Gondola in Venice:
We were fortunate enough to have the opportunity to take a day trip out to Venice during our time in Florence to explore the lovely place. Looking back on Cultural Routes, I realize that a recurring theme was people asking me to sing in public places (mainly Cooper). I always get bashful and nervous to do this (weirdly enough because I am a theatre major) but as I reflect on the whole experience, I am super grateful for the people on Cultural Routes who always encouraged to share my gifts with such love and support and excitement. I used to not like to sing for people because I always felt like it was show-offy or obnoxious, but something I learned on CR was that we are really truly meant to share our gifts with each other. Everyone on Cultural Routes is gifted in their own special way, and there is no pride or shame in being yourself and sharing what you were born to share and being who you were meant to be. For Brent, it may be sharing his wild depth of knowledge on history and the world. For Kevin, it may be his ability to lighten up any situation literally ever with his easy-going personality (“You see this castle on our right here, yeah it’s got a lot of rocks”). For Kynnedi, it may be her terrific capacity to continuously get to know the people around her by asking the greatest questions and listening with the greatest ear. For Claire, it may be the way that she can make friends with any stranger on the entire planet with confidence and a sincere warmth in her heart. For Taylor, it may be her wise and thoughtful leadership abilities that kept all of us in check when we were being major dinguses. For me, I think one of my gifts that I was born to share is my ability to sing and bring people together through music. I could go on to talk about every single person on Cultural Routes, but the bottom line is, we were all born with unique individual qualities that make us who we are, and we were all born to express ourselves in a free, honest way. Surround yourself with people who encourage you to do so! CR, thank you for being those people.
Back to the story, a bunch of CR gals and I were on a gondola in Venice, and I asked the gondola rower if he would sing for us (everyone thought I was crazy, but I am telling you guys it is totally a thing – they will sing for you). Our rower unfortunately told us that singing is not his forte. Soon after, everyone encouraged me to sing! When in Venice! I sang on the gondola “That’s Amore” by Dean Martin, and I was just oh-so-content for so many reasons. For one, that song is so much fun to sing, and for another reason, it reminds me of my Italian grandfather. My Papa taught me that song when I was a little girl so I have known it my entire life. My grandparents visited Venice many times, and I know that Papa would have been proud to have heard me sing his favorite song on the canal. At one point, an elderly woman stuck her head out of her window and shouted “Bella bella!!” as well as a couple who complimented me passing by on another gondola. People were listening on the bridges we passed under and smiling big smiles, and folks were sticking their heads out of their windows along the canal to hear the tunes. Singing is my favorite thing to do in the whole world, and I am just so glad that through it, I got to make people smile, 5,448 miles from home on an entirely different continent.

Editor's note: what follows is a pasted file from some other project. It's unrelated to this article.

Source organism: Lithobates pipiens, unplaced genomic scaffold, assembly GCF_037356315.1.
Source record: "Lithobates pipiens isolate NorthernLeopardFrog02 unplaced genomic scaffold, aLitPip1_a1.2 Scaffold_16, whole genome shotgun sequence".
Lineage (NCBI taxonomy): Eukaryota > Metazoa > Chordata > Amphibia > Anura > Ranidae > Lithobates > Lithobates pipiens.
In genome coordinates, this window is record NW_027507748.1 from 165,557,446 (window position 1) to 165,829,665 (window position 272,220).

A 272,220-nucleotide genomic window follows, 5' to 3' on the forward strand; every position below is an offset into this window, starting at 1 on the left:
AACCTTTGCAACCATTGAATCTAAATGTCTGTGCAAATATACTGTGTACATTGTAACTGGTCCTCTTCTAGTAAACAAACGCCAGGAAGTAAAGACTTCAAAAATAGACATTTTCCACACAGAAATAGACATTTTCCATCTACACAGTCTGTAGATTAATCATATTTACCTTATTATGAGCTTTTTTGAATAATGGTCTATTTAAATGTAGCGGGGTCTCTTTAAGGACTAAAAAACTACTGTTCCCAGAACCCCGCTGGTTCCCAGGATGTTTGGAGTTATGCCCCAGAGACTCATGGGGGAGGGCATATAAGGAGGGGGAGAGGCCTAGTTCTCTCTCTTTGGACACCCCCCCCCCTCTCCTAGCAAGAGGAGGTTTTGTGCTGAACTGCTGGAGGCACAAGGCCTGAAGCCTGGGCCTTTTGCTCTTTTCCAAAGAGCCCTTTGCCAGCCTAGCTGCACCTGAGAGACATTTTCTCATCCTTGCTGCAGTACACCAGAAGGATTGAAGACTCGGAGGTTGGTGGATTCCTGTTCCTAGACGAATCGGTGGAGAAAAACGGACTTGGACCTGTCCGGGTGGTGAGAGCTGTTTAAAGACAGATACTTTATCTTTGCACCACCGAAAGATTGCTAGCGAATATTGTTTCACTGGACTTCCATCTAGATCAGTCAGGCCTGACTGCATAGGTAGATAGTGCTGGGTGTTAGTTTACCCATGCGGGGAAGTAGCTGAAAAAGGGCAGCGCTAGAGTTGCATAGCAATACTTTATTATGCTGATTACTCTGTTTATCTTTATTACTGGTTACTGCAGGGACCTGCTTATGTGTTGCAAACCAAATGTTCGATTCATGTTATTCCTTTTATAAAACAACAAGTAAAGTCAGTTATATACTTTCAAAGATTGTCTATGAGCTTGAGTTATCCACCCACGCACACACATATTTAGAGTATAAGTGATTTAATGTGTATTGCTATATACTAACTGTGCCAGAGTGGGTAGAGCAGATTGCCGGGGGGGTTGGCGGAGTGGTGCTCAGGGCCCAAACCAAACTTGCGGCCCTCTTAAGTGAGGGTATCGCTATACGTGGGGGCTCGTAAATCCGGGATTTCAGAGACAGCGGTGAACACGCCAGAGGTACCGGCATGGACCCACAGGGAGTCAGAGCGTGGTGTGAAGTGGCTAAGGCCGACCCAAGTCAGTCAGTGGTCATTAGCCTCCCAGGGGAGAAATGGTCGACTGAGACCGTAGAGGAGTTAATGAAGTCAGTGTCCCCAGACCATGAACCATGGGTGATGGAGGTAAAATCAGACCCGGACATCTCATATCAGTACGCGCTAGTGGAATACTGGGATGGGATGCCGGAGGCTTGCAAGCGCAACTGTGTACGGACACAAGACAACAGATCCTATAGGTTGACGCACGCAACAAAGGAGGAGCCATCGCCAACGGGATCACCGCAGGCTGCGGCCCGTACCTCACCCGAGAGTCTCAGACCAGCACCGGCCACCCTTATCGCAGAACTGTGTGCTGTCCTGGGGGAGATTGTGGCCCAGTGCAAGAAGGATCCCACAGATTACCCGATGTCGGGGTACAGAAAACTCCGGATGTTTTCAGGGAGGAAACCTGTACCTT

Gondola on the River Arno:
On our last night in Florence, Dr. Pitcock surprised us with a gondola ride down the River Arno on one of the original gondolas. We went out onto the river around 9 PM. The city lights were shimmering on the water, the air was cool, and water was tranquil. The best part of it all was the people surrounding me. All 18 of us sat on the gondola, as our captain, Fabrizzio rowed us down the river. Fabrizzio was a much older man and could not speak much English at all. However, his warm, friendly smile proved that the language barrier made no difference in our connection to him.